by Amy Middleton, Guest Blogger
Two weeks ago I traded my 3rd floor Manhattan walk-up apartment for a temporary yet rent-free arrangement with my parents. I thought leaving NYC after seven years would be grief-filled, epic, tragic; but it has been none of that. I’ve yet to miss the East Coast.
The most welcome change has been the weather. In June, NYC had rain every day but four. Since coming west I’ve only had sunshine. The irony of this upgrade is that while skyscrapers do not require irrigation, the landscape of Orange County largely does. There is a surface out here called grass and it takes up land and resources, and homeowners are not happy if it is a color other than green.
Though I grew up with a lawn, the concept seems outdated and superfluous to me now. In my Harlem walkup, potted fruit trees, vegetables, and herbs competed for limited space near the only window that brought in sunlight. Though I lacked roof access, I attended workshops on rooftop gardening. The “Food Not Lawns” approach soon seemed the only sensible use of soil; the dream of having my own little space in which to grow food was a primary catalyst for the cross-country return.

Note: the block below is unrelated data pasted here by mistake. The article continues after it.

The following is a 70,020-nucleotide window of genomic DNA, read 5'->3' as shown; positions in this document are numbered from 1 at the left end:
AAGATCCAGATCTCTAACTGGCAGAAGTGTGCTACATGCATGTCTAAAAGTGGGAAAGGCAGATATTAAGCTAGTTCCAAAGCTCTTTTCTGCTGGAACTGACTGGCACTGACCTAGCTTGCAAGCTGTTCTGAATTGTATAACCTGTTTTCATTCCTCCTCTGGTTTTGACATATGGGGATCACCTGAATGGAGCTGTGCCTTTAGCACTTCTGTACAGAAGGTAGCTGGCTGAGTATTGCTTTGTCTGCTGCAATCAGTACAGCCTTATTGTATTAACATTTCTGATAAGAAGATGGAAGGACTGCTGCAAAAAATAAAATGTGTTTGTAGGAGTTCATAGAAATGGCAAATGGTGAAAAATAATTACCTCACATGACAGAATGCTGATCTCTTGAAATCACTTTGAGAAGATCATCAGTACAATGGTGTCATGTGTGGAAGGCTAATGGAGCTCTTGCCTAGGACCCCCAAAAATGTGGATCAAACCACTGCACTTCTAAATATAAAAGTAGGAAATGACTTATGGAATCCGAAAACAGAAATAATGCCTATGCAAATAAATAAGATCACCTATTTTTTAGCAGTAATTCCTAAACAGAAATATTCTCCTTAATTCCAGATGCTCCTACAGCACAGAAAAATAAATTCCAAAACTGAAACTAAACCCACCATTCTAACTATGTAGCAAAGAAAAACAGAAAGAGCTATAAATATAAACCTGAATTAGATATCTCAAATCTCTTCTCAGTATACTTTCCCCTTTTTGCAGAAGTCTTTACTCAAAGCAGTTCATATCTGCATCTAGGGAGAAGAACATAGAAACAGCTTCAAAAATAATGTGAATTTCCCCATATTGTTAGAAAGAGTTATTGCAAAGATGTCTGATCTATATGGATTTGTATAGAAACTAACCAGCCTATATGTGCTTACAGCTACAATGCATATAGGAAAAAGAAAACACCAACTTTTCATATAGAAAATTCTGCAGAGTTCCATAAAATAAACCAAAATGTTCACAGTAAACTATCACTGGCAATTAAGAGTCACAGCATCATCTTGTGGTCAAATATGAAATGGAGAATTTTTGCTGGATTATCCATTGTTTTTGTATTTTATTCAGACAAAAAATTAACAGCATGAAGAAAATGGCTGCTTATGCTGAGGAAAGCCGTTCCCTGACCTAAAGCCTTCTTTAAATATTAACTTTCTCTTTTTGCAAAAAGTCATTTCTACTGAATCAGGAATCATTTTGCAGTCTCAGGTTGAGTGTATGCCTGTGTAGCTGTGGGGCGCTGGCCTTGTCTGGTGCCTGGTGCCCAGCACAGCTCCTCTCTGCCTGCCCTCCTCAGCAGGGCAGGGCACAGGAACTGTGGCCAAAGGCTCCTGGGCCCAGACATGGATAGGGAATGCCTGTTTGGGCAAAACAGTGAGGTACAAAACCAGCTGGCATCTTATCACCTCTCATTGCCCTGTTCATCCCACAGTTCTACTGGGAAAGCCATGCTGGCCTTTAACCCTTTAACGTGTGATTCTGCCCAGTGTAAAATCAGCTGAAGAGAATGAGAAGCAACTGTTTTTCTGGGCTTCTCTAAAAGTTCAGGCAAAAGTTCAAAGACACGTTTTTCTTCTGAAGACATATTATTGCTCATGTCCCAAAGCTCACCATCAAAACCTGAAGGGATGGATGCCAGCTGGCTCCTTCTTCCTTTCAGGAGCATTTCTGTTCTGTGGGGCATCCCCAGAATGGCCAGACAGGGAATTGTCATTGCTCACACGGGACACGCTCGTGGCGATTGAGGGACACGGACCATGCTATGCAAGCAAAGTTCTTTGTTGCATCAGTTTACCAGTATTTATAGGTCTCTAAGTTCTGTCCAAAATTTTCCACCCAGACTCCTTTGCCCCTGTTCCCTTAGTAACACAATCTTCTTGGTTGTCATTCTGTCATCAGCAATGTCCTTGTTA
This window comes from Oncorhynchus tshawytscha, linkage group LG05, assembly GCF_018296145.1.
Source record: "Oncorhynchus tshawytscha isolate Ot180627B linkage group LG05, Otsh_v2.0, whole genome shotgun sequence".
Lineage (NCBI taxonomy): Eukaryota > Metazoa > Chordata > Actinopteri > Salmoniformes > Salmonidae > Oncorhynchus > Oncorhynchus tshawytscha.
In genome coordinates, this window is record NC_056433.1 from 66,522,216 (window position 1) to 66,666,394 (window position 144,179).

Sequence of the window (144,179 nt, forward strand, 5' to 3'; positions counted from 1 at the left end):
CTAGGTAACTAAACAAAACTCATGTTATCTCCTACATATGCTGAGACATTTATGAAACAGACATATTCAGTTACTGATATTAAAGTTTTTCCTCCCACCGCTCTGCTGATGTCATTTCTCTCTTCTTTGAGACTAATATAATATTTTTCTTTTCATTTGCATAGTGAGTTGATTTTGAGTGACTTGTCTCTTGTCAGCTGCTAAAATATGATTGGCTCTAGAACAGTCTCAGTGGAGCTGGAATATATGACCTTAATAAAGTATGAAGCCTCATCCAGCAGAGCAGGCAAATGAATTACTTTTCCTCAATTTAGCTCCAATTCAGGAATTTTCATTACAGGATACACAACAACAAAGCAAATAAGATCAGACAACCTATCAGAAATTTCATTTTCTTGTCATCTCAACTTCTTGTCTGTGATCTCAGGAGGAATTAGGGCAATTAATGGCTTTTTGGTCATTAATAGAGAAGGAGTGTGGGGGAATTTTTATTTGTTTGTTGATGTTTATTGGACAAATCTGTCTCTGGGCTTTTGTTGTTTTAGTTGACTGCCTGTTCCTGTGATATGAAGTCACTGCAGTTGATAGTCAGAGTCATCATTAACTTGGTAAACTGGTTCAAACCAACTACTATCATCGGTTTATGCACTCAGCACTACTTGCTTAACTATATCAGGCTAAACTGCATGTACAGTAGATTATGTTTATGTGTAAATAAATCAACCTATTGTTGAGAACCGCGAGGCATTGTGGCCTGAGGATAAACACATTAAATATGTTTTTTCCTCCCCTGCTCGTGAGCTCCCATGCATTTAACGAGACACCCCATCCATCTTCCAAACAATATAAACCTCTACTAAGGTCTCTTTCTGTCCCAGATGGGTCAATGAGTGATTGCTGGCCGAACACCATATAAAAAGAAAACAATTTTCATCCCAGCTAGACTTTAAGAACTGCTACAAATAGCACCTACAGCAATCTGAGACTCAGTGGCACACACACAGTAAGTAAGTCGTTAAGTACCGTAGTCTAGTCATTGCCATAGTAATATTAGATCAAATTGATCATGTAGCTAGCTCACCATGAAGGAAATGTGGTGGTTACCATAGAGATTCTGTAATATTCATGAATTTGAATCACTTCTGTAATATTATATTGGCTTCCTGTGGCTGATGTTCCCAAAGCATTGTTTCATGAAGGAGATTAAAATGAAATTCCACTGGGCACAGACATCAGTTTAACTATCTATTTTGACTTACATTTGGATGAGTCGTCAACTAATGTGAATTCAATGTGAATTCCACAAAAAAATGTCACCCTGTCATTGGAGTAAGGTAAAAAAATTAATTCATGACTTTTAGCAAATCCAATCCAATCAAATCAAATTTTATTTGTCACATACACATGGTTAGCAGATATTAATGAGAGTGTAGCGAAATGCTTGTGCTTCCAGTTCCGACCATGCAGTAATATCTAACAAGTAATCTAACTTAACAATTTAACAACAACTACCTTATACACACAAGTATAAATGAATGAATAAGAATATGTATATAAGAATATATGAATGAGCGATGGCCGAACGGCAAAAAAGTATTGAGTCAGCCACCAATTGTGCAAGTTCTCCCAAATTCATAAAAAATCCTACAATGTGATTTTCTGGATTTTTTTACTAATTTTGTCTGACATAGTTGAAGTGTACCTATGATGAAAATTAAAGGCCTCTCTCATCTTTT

The impact of the Southern California on yard-owners is thus: the city is mandating when they may and may not run their sprinklers. I don’t mean to be complaining about people who are frustrated at the adjustment, but this for me has been the biggest shock of swapping coasts and cultures:
If you have limited access to life’s most essential liquid, why are you upset that the government is monitoring completely unproductive water usage?
Another appropriate question is, who am I, and why am I lamenting this on May’s blog? I am May’s anagram, and while she’s leading young women in spirituality and scriptures, I am thinking about lawns.